The last two decades have been marked by movements of people on a scale not seen in the Americas since the Conquest. Armed conflicts in Central America and the Andean nations and an economic meltdown affecting the entire region have caused millions of Latin Americans to abandon the places they and their forebears called home. The United States has continued to be the destination of choice for the majority of these migrants, especially Mexicans and Central Americans, but many other migrants have sought new lives in other Latin American nations.
When migrants and natives come together, some sort of culture clash is frequently the result. Perceived differences between the two groups—the sense of “us” vs. “them”—shape these interactions: Often, these differences are seen as racial differences; racial identities become intertwined with national identities as members of both groups seek to make their lives—and make a living—in the same place.
Even in relatively prosperous countries, workers at the lower end of the economic scale fear job loss and wage cuts as job markets are inundated by poorer, more desperate newcomers. Often, these fears are expressed in nationalist or xenophobic terms: In Argentina, Alejandro Grimson tells us, Bolivians have long been willing to take factory, construction, and other jobs that Argentines disdained. But now, with unemployment rising in Argentina, resentment of the migrants “foreign” ways is growing. And frequently, native workers express their fears in the form of a perceived “racial” threat: Soledad Ortega tells the story of Peruvians who move to Chile to escape the economic crisis at home only to find that they are “dirty Indians” in the eyes of many lighter-skinned Chileans. “Blackness” is an issue when Haitians migrate to the Dominican Republic. Though African slaves played an important role in the creation of both nations, Dominicans downplay this heritage, and, as David Howard describes, darker-skinned Dominicans as well as Haitians have been swept up in periodic expulsions of supposedly illegal migrants.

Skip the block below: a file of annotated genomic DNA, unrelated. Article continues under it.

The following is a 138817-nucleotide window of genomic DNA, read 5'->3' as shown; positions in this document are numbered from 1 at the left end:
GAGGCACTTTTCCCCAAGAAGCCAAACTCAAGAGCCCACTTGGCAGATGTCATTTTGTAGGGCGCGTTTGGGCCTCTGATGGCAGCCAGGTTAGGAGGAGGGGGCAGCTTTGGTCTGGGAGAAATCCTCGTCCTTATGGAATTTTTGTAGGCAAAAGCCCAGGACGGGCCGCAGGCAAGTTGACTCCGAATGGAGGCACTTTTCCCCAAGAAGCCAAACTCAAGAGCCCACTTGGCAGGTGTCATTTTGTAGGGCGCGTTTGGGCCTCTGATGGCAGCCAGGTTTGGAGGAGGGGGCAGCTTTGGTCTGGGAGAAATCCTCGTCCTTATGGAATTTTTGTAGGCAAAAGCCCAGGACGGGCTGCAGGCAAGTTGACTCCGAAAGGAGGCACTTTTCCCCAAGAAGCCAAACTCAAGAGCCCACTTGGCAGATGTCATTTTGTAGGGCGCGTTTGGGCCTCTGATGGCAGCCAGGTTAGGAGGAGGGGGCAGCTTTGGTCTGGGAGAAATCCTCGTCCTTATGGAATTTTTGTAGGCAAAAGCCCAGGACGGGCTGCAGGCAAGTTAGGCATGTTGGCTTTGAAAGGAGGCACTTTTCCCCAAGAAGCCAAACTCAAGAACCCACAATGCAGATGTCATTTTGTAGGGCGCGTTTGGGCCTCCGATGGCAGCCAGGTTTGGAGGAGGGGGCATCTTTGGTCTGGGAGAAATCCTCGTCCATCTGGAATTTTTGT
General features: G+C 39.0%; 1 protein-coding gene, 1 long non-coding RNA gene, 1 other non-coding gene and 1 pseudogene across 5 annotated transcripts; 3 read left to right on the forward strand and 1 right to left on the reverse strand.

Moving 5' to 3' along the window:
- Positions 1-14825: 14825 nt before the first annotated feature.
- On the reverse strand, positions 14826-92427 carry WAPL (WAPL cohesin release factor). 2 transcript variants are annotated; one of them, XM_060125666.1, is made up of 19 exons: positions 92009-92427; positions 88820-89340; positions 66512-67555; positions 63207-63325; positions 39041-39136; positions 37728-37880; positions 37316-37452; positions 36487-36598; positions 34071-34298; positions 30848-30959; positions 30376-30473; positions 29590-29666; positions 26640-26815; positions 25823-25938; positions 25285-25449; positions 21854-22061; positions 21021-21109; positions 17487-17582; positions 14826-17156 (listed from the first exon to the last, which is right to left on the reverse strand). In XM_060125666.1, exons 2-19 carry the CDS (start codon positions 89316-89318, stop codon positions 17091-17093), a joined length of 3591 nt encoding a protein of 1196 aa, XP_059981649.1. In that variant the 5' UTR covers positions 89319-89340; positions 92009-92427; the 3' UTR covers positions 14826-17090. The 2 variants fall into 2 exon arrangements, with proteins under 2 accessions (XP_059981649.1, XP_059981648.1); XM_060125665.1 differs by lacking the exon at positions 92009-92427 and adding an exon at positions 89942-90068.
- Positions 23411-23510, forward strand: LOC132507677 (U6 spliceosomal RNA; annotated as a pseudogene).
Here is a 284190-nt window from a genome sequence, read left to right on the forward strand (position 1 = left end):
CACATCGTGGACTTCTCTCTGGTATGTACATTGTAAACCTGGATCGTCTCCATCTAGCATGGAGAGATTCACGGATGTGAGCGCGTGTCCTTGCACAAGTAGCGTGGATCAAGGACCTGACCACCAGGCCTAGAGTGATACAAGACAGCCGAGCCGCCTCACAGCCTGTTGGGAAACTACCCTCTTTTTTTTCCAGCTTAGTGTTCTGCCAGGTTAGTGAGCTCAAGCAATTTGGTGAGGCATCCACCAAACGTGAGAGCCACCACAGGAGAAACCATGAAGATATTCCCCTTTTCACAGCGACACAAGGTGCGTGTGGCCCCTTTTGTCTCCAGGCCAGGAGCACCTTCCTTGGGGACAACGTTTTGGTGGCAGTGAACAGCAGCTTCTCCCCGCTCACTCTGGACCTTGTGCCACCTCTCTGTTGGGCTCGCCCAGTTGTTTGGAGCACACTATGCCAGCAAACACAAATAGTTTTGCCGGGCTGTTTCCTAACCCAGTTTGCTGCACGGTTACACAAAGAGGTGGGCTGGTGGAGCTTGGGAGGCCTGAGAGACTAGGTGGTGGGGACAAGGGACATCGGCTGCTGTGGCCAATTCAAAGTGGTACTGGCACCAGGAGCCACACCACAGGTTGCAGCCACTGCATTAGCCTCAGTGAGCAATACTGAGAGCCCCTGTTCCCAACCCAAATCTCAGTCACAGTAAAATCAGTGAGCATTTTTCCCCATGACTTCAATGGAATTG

“National” differences between groups may be all but invisible to outsiders, though learning to negotiate these can play a crucial role in a migrant’s survival: Salvadoran Ana Guillén recounts how learning to “be Mexican” helped her on her perilous journey from El Salvador to the United States. But “racial” differences between newcomers and long-time residents are not necessarily easier to define; indeed, definitions of race are often shaped by the interplay of the two groups’ perceptions of each other. In Robert Smith’s view, the racial identity of Mexican migrants in New York City is a story in progress: Will the newcomers come to be seen—and see themselves—as “white” like the Irish, Greeks and Italians who came before them? Or will they be grouped, in their own minds as well as minds of others, with African-Americans and Puerto Ricans. “Whitening” is, in this view both a path to economic improvement, and a sign that a group has “made it.” But economic success is not enough to ensure a migrant group’s acceptance, as the descendents of Japanese migrants to Peru have learned. More than a hundred years after the first Japanese arrived in Peru, Eve Kushner reports, their descendents still have an uneasy place in Peruvian society, one that has become even more paradoxical with the rise and subsequent fall of Japanese-Peruvian President Alberto Fujimori.
In the end, the contributors to this issue tell us, it is the interplay of group self-perception and perception of the Other which will determine how completely, if at all, newcomers are integrated into existing societies and cultures—and how much of a cultural mark they make on their new homelands.